About 3,200 St. Clair Township residents’ sewer rates are set to increase by an average of about $30.50 every two months, and “very few are happy with it,” said Township Supervisor Dave Barnes.
Under an agreement between the township and the village of Swansea that was approved last summer, the new sewer rates will take effect on March 1 for township residents whose sewage goes to the Swansea plant.
The contract states non-Swansea residents will pay the village 1.3 times the rate residents pay. The township mandates those residents also pay a new fee.
For a St. Clair Township resident whose current bill is $24.66, his or her bill will become $46.92. For an additional unit, or 750 gallons, of water used, the bill goes up to $50.14.
John “Skip” Kernan, resident and township highway commissioner, said he and a group of other residents have been working to spread the word about the increase.
“Come March 1, when all these people get these bills, all I can say is I’m glad I’m not the one answering the phones,” he said. “People are only going to become upset and outraged when they open that bill.”
Kernan and others who oppose the increase, including St. Clair County Board member Bob Trentman, who resigned from the St. Clair Township Board of Trustees in 2012, put together a petition asking the township and Swansea to reopen sewer agreement negotiations “to keep township residents’ sewer billing with St. Clair Township and not force them into astronomically higher rates with the village of Swansea for the next 25 years,” according to the text of the petition. It has more than 100 signatures.
They plan to present the petition and express their opinions about the rate increase at the Swansea Board of Trustees meeting Tuesday and at the next St. Clair Township Board of Trustees meeting Tuesday, Feb. 24.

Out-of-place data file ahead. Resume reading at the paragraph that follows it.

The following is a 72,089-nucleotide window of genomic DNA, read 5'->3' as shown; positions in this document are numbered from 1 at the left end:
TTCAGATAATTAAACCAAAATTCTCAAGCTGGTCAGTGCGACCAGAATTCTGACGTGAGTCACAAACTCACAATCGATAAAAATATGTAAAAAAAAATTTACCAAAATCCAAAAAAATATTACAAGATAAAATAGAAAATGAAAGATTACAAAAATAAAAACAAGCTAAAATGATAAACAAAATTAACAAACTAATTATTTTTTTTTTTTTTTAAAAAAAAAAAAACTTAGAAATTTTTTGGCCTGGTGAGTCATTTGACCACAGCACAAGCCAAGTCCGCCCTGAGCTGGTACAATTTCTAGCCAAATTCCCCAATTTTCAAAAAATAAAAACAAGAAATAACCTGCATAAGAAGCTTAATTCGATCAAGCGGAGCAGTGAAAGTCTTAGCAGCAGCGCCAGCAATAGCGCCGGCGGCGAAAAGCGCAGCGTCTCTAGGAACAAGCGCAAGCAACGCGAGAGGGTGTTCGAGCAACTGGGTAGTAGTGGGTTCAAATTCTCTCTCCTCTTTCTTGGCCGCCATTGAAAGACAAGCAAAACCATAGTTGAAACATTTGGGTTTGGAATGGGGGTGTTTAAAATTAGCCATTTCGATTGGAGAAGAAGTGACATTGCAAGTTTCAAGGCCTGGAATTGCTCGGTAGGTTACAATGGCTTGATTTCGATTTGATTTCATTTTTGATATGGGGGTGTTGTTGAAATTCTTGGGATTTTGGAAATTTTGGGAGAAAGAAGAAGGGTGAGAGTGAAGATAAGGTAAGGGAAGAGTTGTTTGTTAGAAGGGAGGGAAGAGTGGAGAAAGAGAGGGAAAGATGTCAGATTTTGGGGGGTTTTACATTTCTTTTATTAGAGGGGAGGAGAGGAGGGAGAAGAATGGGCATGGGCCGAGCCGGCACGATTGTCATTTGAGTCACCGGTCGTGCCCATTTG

“I think they should do everything possible that they can if they disapprove of it,” Barnes said. “They need to be sitting in front of Swansea’s board at every meeting voicing their opinion.”
Here’s a breakdown of the new cost:
•Sewage usage fee:
$3.22 per one hundred cubic feet of water used
•Sewer debt fee:
$32.24 flat fee
$7.34 per month
The sewer debt fee is the rate that Swansea increased for non-residents. It is used to pay for the treatment of the water. Swansea residents will continue paying $24.80 for this fee. Township residents will pay $7.44 more to fund the operating costs of the Swansea sewer plant.
Any future increases to Swansea residents’ rates will cause township residents’ rates to go up by 1.3 times that amount, according to the contract.
Barnes said it is necessary for some township residents to use the Swansea plant rather than the township plant.
“There would have to be some major renovation to do that (accommodate all township residents) and I’m not sure that it could,” he said.
Attorneys for both the township and village agree that it is within Swansea’s legal rights to charge customers who live outside city limits more than city residents. Other municipalities do this, too.
Belleville, for example, charges customers outside city limits 1.5 times more than residents for waste water treatment.
Displeased residents are in talks with an attorney about the possibility of a class action lawsuit against the township or some other form of recourse, according to Kernan. The attorney’s name hasn’t been released by the residents.
Barnes said he has been researching possible legal routes, too, with little hope of making a change.
“Even if they change the law, it wouldn’t affect this agreement. It would affect future agreements,” he said.
Kernan said some residents do not feel they were adequately represented by their elected officials.